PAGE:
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While the outward consensus of the auto industry now seems to be that a wide rollout of self-driving vehicles and electric cars is inevitable, even if projected timelines vary somewhat, there are still some people out there who remain skeptical.

Autonomous Vehicles

Magna CEO Says Auto Industry Is Overly Optimistic About EVs & Self-Driving Cars … In Public

While the outward consensus of the auto industry now seems to be that a wide rollout of self-driving vehicles and electric cars is inevitable, even if projected timelines vary somewhat, there are still some people out there who remain skeptical.

While the outward consensus of the auto industry now seems to be that a wide rollout of self-driving vehicles and electric cars is inevitable, even if projected timelines vary somewhat, there are still some people out there who remain skeptical.

Amongst those skeptics is Magna International CEO Don Walker, who recently commented that he thought the primary reason that auto companies were publicly talking so much about electric vehicles (EVs) and self-driving cars was simply PR, and the desire to be seen as “progressive.” Privately, according to Walker, the auto companies are far more bearish about the growth timelines for the just mentioned technologies — as Walker himself is.

This would make sense — it’s been clear for a while now that there’s quite a gap between what most auto companies publicly say they believe about EVs (and self-driving cars) and what they are actually doing and have done to date.

Walker was quoted as saying: “I am going to get criticized by a lot of people who say I don’t know what is going on. … Quite frankly, auto companies can’t tell publicly what they really believe. They know what’s going to happen, but they have to say what is going to be popular to be perceived as a progressive company.

“We’ve got a lot of feedback from many of the car companies, and they actually believe this to be right.”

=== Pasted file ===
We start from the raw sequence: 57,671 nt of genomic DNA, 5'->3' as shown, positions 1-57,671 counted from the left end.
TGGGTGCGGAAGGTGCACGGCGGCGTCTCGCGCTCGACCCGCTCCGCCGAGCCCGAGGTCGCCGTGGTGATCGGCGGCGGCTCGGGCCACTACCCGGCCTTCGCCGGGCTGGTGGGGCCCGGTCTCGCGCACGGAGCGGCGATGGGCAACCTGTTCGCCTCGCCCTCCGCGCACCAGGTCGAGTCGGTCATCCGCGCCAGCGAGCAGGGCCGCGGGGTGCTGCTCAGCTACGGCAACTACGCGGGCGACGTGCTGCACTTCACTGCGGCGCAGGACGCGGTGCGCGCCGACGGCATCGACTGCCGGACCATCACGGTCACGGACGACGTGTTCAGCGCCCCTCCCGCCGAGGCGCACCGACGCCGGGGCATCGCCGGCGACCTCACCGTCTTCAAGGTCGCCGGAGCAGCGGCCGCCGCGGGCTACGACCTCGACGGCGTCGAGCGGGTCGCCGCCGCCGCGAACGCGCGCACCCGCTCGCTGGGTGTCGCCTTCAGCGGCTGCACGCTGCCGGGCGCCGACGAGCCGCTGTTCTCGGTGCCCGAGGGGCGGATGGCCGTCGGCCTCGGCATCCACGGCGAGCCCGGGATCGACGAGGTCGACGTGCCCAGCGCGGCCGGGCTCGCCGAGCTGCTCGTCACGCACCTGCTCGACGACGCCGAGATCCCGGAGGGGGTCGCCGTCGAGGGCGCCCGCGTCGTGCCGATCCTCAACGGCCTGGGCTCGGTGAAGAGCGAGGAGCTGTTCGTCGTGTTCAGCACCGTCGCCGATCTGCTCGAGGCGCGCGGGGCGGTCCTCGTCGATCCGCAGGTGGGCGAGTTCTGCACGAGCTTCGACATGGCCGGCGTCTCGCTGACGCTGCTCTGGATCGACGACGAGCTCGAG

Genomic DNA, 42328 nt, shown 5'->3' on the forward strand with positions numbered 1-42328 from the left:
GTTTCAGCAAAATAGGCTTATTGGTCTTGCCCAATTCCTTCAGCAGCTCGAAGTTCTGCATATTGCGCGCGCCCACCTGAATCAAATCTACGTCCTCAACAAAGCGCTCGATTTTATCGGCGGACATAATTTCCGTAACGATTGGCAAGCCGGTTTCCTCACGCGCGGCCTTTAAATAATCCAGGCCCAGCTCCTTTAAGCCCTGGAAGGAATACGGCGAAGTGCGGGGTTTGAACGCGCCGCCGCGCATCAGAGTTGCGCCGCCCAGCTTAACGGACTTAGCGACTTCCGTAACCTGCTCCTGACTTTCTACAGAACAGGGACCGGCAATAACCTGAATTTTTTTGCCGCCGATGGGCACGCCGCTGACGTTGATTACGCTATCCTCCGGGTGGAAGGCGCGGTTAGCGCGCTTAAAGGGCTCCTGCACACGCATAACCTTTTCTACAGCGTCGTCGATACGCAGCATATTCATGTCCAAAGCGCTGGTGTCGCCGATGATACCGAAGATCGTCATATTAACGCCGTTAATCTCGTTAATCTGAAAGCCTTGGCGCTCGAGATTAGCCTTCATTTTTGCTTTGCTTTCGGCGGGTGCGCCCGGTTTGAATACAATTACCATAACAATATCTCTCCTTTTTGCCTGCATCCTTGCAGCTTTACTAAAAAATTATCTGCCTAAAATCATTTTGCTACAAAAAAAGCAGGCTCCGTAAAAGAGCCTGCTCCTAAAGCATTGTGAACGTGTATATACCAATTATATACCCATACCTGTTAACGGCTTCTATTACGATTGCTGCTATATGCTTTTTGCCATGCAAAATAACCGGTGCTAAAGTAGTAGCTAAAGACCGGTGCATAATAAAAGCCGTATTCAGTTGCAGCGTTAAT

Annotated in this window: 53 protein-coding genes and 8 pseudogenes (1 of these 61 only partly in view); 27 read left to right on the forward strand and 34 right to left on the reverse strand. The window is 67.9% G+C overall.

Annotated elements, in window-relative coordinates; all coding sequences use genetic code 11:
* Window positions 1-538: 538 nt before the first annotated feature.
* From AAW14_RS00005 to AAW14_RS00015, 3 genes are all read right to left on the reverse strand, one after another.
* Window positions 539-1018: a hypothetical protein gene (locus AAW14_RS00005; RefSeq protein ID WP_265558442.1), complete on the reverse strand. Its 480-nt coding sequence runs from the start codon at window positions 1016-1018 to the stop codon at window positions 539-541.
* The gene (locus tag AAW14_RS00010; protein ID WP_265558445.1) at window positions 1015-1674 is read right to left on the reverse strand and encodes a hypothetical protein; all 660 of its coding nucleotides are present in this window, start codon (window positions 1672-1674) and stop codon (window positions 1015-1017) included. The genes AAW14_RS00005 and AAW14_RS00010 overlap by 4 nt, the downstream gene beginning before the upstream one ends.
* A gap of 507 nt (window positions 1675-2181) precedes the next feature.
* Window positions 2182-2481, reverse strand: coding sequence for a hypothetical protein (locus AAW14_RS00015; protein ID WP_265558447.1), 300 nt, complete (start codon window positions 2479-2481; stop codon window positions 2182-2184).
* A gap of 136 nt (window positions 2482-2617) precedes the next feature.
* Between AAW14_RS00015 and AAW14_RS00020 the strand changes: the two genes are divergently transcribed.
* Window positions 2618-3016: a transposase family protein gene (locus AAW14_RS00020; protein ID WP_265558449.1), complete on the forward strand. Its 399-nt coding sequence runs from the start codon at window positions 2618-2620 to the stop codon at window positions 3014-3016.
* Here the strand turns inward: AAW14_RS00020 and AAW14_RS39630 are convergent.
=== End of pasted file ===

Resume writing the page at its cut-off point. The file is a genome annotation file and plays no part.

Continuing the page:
To be more specific here, Walker stated that expectations that EVs would account for as much as 25% of new vehicle sales by 2025 weren’t realistic. A more realistic estimate, according to Walker, is 3–6% — the higher end of that estimate being reliant upon fast growth in China’s market over the coming years.

With regard to self-driving vehicles, Automotive News provides more: “He also said the race to autonomous driving is getting oversold. Automakers will continue introducing technologies that enable vehicles to drive themselves, but don’t expect Level 5 autonomous vehicles for at least another decade, he said.

“’A full autonomous vehicle is a long way off for lots of reasons, because of legislation, class-action lawsuits, all the complexities and the costs associated with it,’ Walker said.

“… Vehicles with no autonomous features will still account for 17 percent of new-vehicle sales in eight years, while those with level 1, 2, or 3 autonomy, which still require human involvement, will account for 79 percent of the fleet in 2025. Vehicles with Level 4 autonomy, which can drive themselves without human intervention, will account for just 4 percent, Walker predicted.”

That actually sounds pretty realistic to me … though, a wildcard is the possibility of the rapid deployment of self-driving taxis. (This is despite Walker’s claim that there will be no Level 5 cars available by 2025, which I’m skeptical of.)

A similar situation holds true with EVs — if a large city such as London were to greatly increase its support of EVs (through incentives), then adoption rates could climb rapidly, allowing for a much faster rate of adoption than Walker predicts.

All of that said, Magna is apparently expecting to double its annual autonomous-related components and technologies sales by 2020, to $1 billion from around $450 million now.

 
 
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Written By

James Ayre's background is predominantly in geopolitics and history, but he has an obsessive interest in pretty much everything. After an early life spent in the Imperial Free City of Dortmund, James followed the river Ruhr to Cofbuokheim, where he attended the University of Astnide. And where he also briefly considered entering the coal mining business. He currently writes for a living, on a broad variety of subjects, ranging from science, to politics, to military history, to renewable energy.

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